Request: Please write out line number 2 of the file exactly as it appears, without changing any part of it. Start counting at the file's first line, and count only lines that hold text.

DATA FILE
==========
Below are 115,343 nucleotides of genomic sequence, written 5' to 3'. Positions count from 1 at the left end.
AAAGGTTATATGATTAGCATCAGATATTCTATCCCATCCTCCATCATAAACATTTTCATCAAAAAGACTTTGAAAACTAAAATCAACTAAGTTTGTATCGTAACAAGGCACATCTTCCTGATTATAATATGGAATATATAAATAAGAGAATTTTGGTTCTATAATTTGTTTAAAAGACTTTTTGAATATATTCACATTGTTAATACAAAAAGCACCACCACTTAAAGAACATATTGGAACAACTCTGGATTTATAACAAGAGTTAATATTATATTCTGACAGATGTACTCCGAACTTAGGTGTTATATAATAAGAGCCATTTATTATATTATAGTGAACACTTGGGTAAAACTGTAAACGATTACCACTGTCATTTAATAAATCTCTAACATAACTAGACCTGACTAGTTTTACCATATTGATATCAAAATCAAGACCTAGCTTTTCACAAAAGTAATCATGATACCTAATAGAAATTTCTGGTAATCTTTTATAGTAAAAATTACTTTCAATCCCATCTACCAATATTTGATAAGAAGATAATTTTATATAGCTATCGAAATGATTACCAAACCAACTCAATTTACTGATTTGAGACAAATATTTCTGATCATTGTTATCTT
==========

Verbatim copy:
AAAGGTTATATGATTAGCATCAGATATTCTATCCCATCCTCCATCATAAACATTTTCATCAAAAAGACTTTGAAAACTAAAATCAACTAAGTTTGTATCGTAACAAGGCACATCTTCCTGATTATAATATGGAATATATAAATAAGAGAATTTTGGTTCTATAATTTGTTTAAAAGACTTTTTGAATATATTCACATTGTTAATACAAAAAGCACCACCACTTAAAGAACATATTGGAACAACTCTGGATTTATAACAAGAGTTAATATTATATTCTGACAGATGTACTCCGAACTTAGGTGTTATATAATAAGAGCCATTTATTATATTATAGTGAACACTTGGGTAAAACTGTAAACGATTACCACTGTCATTTAATAAATCTCTAACATAACTAGACCTGACTAGTTTTACCATATTGATATCAAAATCAAGACCTAGCTTTTCACAAAAGTAATCATGATACCTAATAGAAATTTCTGGTAATCTTTTATAGTAAAAATTACTTTCAATCCCATCTACCAATATTTGATAAGAAGATAATTTTATATAGCTATCGAAATGATTACCAAACCAACTCAATTTACTGATTTGAGACAAATATTTCTGATCATTGTTATCTT